The article Why This Transgender Teen’s Big Victory Matters by Melissa Jeltsen (Huffington Post, 3 February 2014) identifies the inability or unwillingness, perhaps, of schools to effectively cater to the needs of transgender students. Moreover, it highlights the fear and confusion amongst teachers, administrators and other students with regard to transgender people. In this particular case, 16-year-old Nicole was born a biological male but had been identifying as female since the age of two and was using the girls bathroom facilities at school. Until, that is, a male student started following her into the girls’ bathroom, claiming that if Nicole had a right to be there, so did he. It is no surprise that the school’s reaction was to simply ban Nicole from girls’ bathroom, requiring her to use the faculty facilities, isolating her from other students and shining a spotlight on her that only led to her being made “an outcast, separated from her peers…bullied and harassed simply because she is transgender.” I’m not sure which is worse, the way the school handled the situation in the first place by excluding Nicole from the female bathrooms or the fact that they allowed (caused) her to be subjected to bullying and harassment. The fact that the issue was only resolved through court action – in favour of Nicole’s right to use the girls’ bathroom – is a reflection of just how out of touch education administrators are with the world around them and the students for whom they are responsible for a good portion of each day.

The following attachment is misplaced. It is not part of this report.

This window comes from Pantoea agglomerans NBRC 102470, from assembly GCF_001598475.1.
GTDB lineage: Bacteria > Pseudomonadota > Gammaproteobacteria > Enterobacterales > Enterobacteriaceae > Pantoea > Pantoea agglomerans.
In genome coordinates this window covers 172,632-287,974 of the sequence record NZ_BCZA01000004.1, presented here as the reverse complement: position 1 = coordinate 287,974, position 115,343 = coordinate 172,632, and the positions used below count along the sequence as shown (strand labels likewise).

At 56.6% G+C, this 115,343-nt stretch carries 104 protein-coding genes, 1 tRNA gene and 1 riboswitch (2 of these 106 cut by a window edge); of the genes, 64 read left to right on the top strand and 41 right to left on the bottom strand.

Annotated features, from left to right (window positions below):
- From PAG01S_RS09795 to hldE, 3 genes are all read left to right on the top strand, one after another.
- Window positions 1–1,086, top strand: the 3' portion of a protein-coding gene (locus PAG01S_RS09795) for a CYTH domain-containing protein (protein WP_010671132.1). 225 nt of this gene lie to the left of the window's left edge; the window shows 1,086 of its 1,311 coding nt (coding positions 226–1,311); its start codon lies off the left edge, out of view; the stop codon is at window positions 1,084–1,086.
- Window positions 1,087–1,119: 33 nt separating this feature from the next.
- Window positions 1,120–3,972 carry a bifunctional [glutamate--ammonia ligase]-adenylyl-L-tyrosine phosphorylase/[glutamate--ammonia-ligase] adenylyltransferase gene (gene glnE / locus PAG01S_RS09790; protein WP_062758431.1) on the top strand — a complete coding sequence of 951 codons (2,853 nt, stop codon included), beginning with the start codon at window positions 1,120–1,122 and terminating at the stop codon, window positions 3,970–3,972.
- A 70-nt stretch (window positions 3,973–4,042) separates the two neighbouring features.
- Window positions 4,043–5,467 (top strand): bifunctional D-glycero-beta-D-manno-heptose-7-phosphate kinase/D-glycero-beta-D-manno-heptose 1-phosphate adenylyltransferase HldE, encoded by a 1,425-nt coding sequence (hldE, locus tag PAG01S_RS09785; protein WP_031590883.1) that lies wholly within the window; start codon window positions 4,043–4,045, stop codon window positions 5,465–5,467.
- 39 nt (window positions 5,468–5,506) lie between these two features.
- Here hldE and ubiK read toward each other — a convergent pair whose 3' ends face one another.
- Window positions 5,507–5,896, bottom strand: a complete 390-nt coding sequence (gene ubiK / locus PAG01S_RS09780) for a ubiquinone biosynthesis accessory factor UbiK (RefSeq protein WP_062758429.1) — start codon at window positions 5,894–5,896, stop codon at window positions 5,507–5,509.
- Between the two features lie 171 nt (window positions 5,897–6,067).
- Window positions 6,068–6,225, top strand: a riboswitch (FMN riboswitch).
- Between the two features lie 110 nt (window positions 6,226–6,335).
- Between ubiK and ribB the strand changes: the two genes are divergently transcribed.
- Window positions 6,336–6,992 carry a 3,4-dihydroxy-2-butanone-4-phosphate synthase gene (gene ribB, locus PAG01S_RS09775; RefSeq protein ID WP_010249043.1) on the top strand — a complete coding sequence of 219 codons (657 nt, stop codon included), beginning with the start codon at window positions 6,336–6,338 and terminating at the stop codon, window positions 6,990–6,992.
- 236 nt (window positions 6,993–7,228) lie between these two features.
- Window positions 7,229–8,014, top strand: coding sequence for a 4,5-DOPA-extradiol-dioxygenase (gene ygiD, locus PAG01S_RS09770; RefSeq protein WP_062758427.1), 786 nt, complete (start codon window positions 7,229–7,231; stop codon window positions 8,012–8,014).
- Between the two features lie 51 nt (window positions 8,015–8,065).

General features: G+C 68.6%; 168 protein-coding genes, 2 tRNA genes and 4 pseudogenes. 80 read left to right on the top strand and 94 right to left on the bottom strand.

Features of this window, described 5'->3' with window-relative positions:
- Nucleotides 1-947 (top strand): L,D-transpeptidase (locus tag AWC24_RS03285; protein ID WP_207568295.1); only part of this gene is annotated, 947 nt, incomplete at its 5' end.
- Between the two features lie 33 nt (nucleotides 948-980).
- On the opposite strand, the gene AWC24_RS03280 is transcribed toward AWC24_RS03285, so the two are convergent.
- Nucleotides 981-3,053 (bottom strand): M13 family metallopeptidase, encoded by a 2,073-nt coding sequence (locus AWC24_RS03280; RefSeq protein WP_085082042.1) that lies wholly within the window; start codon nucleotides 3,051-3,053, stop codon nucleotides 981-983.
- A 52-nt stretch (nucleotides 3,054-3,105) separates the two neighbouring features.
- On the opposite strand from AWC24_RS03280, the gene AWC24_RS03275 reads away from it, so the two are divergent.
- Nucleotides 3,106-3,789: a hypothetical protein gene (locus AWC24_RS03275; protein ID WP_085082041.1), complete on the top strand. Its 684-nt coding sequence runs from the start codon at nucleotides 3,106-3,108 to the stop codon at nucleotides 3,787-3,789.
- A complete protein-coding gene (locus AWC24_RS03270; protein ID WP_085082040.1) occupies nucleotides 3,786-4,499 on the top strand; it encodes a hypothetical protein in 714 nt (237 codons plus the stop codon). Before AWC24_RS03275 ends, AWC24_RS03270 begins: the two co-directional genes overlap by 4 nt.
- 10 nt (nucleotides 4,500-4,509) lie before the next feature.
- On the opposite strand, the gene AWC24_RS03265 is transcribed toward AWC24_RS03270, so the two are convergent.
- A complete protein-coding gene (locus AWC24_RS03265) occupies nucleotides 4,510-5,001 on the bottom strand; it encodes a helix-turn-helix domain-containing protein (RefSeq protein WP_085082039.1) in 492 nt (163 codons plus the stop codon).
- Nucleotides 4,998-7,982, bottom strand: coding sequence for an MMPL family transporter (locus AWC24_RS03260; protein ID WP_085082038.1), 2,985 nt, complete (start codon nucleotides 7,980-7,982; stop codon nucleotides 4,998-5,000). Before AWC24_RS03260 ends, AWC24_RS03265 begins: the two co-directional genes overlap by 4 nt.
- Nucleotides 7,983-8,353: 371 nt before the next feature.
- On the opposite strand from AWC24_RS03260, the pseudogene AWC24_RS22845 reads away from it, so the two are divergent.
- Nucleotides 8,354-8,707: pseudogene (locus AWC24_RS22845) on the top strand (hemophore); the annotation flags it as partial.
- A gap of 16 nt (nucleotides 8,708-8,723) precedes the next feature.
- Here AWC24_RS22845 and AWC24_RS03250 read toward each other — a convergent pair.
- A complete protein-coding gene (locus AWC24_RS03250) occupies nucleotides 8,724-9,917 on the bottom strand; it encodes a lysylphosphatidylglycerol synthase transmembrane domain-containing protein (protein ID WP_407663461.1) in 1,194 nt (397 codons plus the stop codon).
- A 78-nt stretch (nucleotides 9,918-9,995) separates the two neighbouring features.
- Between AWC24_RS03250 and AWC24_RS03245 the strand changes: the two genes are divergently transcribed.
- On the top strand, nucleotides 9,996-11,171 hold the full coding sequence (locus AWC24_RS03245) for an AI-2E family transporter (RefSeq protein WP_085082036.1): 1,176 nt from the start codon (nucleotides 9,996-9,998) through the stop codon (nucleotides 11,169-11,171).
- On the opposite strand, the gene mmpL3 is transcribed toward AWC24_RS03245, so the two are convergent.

Whilst this particular case played out in America, Australia is not immune as a very similar situation occurred in Queensland last year when ‘Jane’, a primary school student born a boy but identifying as a girl, was instructed to use the disabled toilets at her school. How humiliating that must be for a young person already grappling with the challenges of gender dysphoria, not to mention the message it sends to the school and broader community. Ultimately, the school relented and Jane secured approval to use the girls’ toilets at the school, but not before the series of events had played out in the media. Now, of course, regardless of whatever course of action the schools took in these cases, the students themselves should never be subjected to abuse, harassment or ridicule because of their gender identity or any other aspect of their identity for that matter. Such behaviours are derived from ignorance and fear, which themselves are very often the result of a lack of information and education across the broad spectrum of gender identities, coupled with a tolerance by school administrators to allow such attitudes to manifest themselves as verbal and/or physical assaults on any student who identifies in a way that falls outside the very narrow scope of what is deemed ‘normal’.